Biofuel Industry News

  • Argentina seeks EPA approval for biodiesel export
    Companies rely on soy oil export after failing biodiesel sales

Argentina seeks EPA approval for biodiesel export

May 21 2013 Read 2103 Times

Ongoing trade disputes between Argentina and the European Union concerning the export of biodiesels have led to the country appealing for US environmental approval to ease export.

Argentina recently lodged a complaint with the World Trade Organization (WTO) against the EU. The complaint relates to the EU's rules regarding the importing and marketing of biodiesel. It also details problems with measures the EU uses to promote both renewable energy and a greenhouse gas control mechanism and the Union's support schemes for the biodiesel sector. The EU legislation and practices that Argentina are opposing, allegedly, limit the amount of biodiesel they are able to export to countries within the EU.

The Environmental Protection Agency (EPA) US last year received an application from Argentina to be awarded 'RIN' alternative fuel credits. These credits are intended for use by US importers and refiners as a way to prove they are meeting the biofuel standards and are following the rules for biodiesel blending.

Luis Zubizarreta, president of the Argentine Biofuels Chamber, said to Reuters Latin American Investment Summit: "We're going through the process of getting EPA approval, which takes some time. We're well positioned and we're very confident of achieving this. In the next few months, we should have that approval."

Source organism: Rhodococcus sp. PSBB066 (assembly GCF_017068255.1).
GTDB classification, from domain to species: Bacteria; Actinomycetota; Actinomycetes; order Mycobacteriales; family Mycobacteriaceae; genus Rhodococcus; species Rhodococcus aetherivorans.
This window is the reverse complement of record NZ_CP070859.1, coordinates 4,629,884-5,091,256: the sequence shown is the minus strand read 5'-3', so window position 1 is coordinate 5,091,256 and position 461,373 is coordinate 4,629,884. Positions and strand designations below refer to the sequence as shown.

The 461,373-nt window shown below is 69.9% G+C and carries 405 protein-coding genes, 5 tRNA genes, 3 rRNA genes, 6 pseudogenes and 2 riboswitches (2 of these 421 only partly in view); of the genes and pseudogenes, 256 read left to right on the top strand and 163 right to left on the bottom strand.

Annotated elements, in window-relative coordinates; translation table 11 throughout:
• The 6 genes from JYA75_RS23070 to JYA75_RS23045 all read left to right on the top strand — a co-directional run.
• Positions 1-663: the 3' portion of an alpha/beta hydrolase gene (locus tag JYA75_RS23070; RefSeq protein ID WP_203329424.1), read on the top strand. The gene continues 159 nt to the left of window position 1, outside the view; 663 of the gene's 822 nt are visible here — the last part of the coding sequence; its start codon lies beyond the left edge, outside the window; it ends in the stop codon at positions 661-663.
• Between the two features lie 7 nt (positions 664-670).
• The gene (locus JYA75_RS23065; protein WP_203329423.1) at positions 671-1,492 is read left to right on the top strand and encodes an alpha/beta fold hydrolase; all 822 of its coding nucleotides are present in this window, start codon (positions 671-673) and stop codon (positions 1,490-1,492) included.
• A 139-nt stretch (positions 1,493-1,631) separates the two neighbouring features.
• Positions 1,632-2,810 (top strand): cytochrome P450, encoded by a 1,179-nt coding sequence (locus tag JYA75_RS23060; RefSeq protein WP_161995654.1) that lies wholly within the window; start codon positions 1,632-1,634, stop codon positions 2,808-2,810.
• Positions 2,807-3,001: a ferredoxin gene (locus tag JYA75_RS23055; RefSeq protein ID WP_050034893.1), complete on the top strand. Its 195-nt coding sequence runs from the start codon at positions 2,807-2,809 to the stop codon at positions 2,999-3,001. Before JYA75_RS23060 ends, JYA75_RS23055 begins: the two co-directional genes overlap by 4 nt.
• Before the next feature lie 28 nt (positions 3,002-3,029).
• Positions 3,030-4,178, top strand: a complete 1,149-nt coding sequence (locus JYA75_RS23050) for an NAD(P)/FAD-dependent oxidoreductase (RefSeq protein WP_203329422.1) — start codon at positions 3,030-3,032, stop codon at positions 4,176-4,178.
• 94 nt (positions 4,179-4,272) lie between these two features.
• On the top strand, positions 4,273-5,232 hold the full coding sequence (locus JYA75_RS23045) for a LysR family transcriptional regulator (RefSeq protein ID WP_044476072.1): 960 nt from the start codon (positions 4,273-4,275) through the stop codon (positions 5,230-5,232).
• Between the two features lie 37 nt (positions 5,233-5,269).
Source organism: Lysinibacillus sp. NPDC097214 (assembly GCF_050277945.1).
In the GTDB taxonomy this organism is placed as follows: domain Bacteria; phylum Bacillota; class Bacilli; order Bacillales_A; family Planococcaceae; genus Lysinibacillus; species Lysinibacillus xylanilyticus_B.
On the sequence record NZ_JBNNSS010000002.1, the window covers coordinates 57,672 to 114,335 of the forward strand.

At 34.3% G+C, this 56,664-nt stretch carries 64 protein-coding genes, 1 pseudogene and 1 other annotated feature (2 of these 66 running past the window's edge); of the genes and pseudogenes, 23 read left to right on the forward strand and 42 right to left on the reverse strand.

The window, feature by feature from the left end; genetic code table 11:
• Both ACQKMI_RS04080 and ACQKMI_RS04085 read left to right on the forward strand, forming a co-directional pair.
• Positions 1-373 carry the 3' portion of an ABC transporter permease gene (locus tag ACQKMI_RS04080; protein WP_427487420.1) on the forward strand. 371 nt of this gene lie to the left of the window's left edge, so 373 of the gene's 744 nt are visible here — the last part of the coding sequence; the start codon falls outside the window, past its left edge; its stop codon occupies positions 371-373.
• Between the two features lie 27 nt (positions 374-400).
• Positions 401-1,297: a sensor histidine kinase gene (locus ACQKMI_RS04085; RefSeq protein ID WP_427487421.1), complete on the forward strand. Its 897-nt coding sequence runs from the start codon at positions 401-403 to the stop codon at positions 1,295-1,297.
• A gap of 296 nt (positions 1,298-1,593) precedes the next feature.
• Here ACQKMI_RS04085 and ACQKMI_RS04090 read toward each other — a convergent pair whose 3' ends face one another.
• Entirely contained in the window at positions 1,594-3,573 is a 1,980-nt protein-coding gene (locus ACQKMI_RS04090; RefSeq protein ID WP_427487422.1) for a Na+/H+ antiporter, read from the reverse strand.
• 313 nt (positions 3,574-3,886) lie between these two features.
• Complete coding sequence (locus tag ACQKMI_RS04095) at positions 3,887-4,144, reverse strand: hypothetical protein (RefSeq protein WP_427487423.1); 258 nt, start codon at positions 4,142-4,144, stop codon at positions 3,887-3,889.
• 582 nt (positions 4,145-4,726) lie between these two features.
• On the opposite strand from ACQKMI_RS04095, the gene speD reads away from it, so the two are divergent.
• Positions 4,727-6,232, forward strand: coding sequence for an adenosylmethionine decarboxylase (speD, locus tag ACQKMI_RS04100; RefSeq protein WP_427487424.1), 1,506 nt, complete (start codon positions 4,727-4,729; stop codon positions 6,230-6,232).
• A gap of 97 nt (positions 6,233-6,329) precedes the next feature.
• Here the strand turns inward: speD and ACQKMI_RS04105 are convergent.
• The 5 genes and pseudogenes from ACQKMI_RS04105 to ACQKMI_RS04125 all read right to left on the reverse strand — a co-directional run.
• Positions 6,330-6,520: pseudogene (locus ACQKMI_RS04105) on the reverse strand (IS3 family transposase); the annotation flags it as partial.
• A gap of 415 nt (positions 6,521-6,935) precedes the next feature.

By allowing Argentine biodiesel producers the ability to earn credits the EPA would open up a new market. Companies would be able to help the US companies meet EPA mandates by selling their biodiesel within a large market.

Argentina is a large producer of biodiesels, however the ongoing dispute with the EU has seen its production fall from 2.4 million tonnes last year to 1.2 tonnes this year. Last year of the 1.6 million tonnes of biodiesel that Argentina exported, 90 per cent went to Europe. The loss of business has resulted in soybean crushers having to rely on soy oil export, which creates a lower rate of return for companies. Biodiesel exports to Europe fell in the first quarter of this year by 60 per cent to 163,500 tonnes.

Mr Zubizarreta said: "There was always strong pressure from the European industry to halt our exports. Besides hurting Argentine industry, this hurts European consumers, who are going to have to pay more for fuel."

In order to receive approval from the EPA, Argentina must comply with regulations in regards to blending proportions and soybean growth.   

Reader comments

Do you like or dislike what you have read? Why not post a comment to tell others / the manufacturer and our Editor what you think. To leave comments please complete the form below. Providing the content is approved, your comment will be on screen in less than 24 hours. Leaving comments on product information and articles can assist with future editorial and article content. Post questions, thoughts or simply whether you like the content.

Post a Comment

Digital Edition

Petro Industry News July 2020

July 2020

In This Edition Safety - BM 25 & BM 25 Wireless: 10 years of improved safety - Discover the enhanced PS200 Fuel For Thought - FCI announces Adam Schleyhahn as Director of Sales - New...

View all digital editions


FlowExpo 2020 - NEW DATES

Aug 08 2020 Guangzhou, China


Aug 11 2020 Moscow, Russia

SIAF Guangzhou - NEW DATES

Aug 11 2020 Guanghzou, China

National Safety Show

Aug 12 2020 Auckland, New Zealand

IE Expo China 2020 - NEW DATES

Aug 13 2020 Shanghai, China

View all events